Pele dies: Brazil striker passed into legend thanks to technicolour imagery of Mexico 1970 World Cup
The fairly new anacronym "GOAT" – Greatest of All Time – has literally become as devalued as the word "literally". Few farmers have as many GOATs as football, apparently.
But in the 1970s and early 80s, Edson Arantes do Nascimento was almost indisputably accepted as the greatest footballer of all time. The world knew him as Pele.
What Diego Maradona did in the mid- to late-80s, and Cristiano Ronaldo and Lionel Messi in the 21st Century has since threatened that standing but those are just pub arguments: Pele, who has died aged 82, will always be a football legend.
Greatness cannot be measured in mere numbers, perhaps just as well because Pele's were so huge and so often accumulated beyond television's scrutiny many take them with a pinch of salt.
Still, the smoke generated in the fire of an official world record 1,279 goals in 1,363 games is enough to tell you he was brilliant in front of goal.
But greatness is also about moments, images and phrase-making. Pele coined the term "the beautiful game" as well as embodying it. That he wore the No 10 shirt – as all inside-forwards did then – is partly why it became so iconic, especially in Brazil.
He played his entire club career for Santos, then New York Cosmos in his footballing dotage. Pele turned down multiple offers from Real Madrid and others, though the suspicion was Brazil's government would have stopped him leaving anyway.
Santos toured the world milking far more money out of their magician than he saw in his playing days. Pele was prolific in the European friendlies normally played in front of capacity crowds.
But it is four consecutive World Cups his legend is built on.
He was kicked out of the 1962 and 1966 editions, defenders exploiting lax refereeing when brutality seemed the only way to stop him.
But in 1958, Pele broke the record (now Norman Whiteside's) as the World Cup's youngest player as a 17-year-old who had already risen from a poor background to be a star of domestic football. In the days before substitutes he was no bit-part player and Brazil no ordinary team.
Injured at the start of the tournament, he scored the only goal of his second appearance to knock Wales out of the quarter-finals, two against France in the semi-finals and two more to beat hosts Sweden and win Brazil's first World Cup.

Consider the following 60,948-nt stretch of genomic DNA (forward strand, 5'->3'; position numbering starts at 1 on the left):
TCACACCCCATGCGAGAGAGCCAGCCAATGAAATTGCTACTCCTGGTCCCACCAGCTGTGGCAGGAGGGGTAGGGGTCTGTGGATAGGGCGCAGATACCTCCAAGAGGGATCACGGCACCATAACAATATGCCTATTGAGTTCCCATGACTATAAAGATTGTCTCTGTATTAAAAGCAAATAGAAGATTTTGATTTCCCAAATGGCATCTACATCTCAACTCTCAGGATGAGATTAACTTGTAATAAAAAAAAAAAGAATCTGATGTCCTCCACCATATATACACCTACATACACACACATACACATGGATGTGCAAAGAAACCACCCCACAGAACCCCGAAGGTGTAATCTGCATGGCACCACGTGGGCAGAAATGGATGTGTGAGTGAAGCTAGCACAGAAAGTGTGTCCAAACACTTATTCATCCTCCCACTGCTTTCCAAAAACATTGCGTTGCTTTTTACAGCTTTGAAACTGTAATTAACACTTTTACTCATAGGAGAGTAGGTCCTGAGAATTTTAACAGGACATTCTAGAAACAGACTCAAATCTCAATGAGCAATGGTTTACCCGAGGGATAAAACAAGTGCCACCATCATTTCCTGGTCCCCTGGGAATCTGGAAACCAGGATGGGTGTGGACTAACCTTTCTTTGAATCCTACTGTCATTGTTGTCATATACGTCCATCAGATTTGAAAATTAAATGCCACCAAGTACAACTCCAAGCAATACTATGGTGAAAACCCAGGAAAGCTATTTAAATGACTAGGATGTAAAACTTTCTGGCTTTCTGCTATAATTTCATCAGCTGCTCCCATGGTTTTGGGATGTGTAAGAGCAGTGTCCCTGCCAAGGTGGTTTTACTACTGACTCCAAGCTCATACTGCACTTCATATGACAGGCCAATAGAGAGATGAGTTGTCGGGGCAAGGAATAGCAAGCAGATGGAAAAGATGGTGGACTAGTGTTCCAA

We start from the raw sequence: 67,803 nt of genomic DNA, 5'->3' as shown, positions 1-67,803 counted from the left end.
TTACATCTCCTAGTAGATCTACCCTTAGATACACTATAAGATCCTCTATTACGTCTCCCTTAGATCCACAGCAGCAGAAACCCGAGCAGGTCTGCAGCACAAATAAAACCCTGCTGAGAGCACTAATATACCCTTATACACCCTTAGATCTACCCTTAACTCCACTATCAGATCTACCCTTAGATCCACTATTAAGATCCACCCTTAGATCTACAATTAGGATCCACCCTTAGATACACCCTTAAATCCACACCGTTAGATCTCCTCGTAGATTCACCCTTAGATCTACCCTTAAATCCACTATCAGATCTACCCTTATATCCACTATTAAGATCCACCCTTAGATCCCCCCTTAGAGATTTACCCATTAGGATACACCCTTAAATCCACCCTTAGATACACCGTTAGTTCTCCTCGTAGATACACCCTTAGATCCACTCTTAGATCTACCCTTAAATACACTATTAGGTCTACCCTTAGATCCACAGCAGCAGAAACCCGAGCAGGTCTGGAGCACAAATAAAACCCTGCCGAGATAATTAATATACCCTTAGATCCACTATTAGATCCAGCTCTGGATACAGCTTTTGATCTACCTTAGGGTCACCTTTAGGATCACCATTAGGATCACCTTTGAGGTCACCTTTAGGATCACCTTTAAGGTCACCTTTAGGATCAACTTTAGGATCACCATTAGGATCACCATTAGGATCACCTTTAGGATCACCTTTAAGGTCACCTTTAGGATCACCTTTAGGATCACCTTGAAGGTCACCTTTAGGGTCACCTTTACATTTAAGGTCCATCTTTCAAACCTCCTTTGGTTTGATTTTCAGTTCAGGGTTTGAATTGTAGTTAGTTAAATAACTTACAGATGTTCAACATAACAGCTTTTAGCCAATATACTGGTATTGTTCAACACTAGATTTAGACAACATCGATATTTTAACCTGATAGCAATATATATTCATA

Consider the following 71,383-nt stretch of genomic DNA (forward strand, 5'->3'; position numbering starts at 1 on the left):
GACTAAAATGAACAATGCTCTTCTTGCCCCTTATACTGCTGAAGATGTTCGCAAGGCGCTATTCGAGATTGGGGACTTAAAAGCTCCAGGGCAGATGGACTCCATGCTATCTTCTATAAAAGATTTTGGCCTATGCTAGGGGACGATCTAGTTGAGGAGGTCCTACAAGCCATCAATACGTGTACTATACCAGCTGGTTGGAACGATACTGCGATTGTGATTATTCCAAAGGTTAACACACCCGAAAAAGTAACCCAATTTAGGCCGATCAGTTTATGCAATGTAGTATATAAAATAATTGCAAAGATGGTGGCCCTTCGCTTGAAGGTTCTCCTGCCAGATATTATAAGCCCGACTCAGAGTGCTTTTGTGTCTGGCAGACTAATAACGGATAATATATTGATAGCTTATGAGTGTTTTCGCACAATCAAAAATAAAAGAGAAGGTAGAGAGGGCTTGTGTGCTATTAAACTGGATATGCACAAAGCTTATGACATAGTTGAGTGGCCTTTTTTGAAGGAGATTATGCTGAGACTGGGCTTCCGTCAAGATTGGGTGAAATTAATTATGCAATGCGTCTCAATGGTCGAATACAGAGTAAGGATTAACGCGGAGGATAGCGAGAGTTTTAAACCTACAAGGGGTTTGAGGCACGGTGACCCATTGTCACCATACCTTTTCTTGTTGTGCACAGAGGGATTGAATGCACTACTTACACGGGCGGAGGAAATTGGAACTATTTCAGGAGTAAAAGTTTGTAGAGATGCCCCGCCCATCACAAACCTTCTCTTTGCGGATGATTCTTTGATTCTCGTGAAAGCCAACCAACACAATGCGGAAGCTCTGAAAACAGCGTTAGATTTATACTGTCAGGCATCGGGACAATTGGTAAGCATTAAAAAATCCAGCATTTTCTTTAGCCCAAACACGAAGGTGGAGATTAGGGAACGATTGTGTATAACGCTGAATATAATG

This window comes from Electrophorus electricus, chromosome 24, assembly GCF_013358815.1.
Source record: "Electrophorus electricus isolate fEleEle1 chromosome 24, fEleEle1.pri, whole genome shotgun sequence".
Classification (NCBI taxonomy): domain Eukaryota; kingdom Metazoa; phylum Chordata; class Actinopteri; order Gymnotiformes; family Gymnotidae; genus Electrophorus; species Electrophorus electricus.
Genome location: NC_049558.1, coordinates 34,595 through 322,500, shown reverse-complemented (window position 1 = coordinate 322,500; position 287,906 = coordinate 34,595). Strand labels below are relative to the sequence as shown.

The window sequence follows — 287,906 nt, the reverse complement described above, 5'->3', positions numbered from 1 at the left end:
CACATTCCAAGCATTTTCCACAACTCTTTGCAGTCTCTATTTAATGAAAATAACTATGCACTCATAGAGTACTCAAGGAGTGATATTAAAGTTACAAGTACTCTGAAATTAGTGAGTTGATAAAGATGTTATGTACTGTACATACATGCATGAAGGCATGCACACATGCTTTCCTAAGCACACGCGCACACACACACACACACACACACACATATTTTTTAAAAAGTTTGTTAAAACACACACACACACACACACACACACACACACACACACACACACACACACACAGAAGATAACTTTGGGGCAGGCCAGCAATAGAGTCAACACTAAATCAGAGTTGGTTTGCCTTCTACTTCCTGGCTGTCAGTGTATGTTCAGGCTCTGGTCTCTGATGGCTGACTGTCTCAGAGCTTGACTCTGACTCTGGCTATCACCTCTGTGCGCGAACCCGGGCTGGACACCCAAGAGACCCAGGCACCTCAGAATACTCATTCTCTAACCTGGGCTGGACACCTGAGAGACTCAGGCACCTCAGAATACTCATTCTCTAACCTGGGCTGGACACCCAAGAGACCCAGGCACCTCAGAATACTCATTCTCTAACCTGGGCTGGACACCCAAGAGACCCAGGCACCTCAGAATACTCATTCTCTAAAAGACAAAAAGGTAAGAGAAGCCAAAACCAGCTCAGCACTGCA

He was crowned at Mexico 1970 – the first World Cup on colour television.
Disenchanted by his treatment in Chile and England, the 30-year-old was coaxed out of retirement for a farewell tournament.
Flitting between centre-forward and midfield in one of history's most talented teams, Pele scored four goals, including one in the final against Italy. Twice he leapt iconically – once to head the ball in, then into Jairzinho's arms to celebrate.
The 4-1 victory saw Brazil keep the Jules Rimet Trophy having won it three times, all with Pele in the squad.
But his tournament was full of imagery, more often of near-misses. He very nearly scored from the halfway line against Czechoslovakia and found the side netting from a tight angle after an outrageous dummy on Uruguay goalkeeper Ladislao Mazurkiewicz in the semi-final. Gordon Banks' save from him in the group stage was widely regarded as football's greatest and the picture of Pele embracing Bobby Moore at full-time in an epic encounter symbolised sportsmanship.
Pele took joy in praising the greatness of others and coming out of retirement in 1975 for three years trying to effectively launch football in America set him up as footballing statesman. He was even Brazil's sports minister.
In his 70s ill-health largely took him from the public eye, mention of his name prompting trepidation rather than joy.
Whether he was the greatest does not matter. What does is that those privileged to watch him will never see another like it and those who did not will forever have missed out.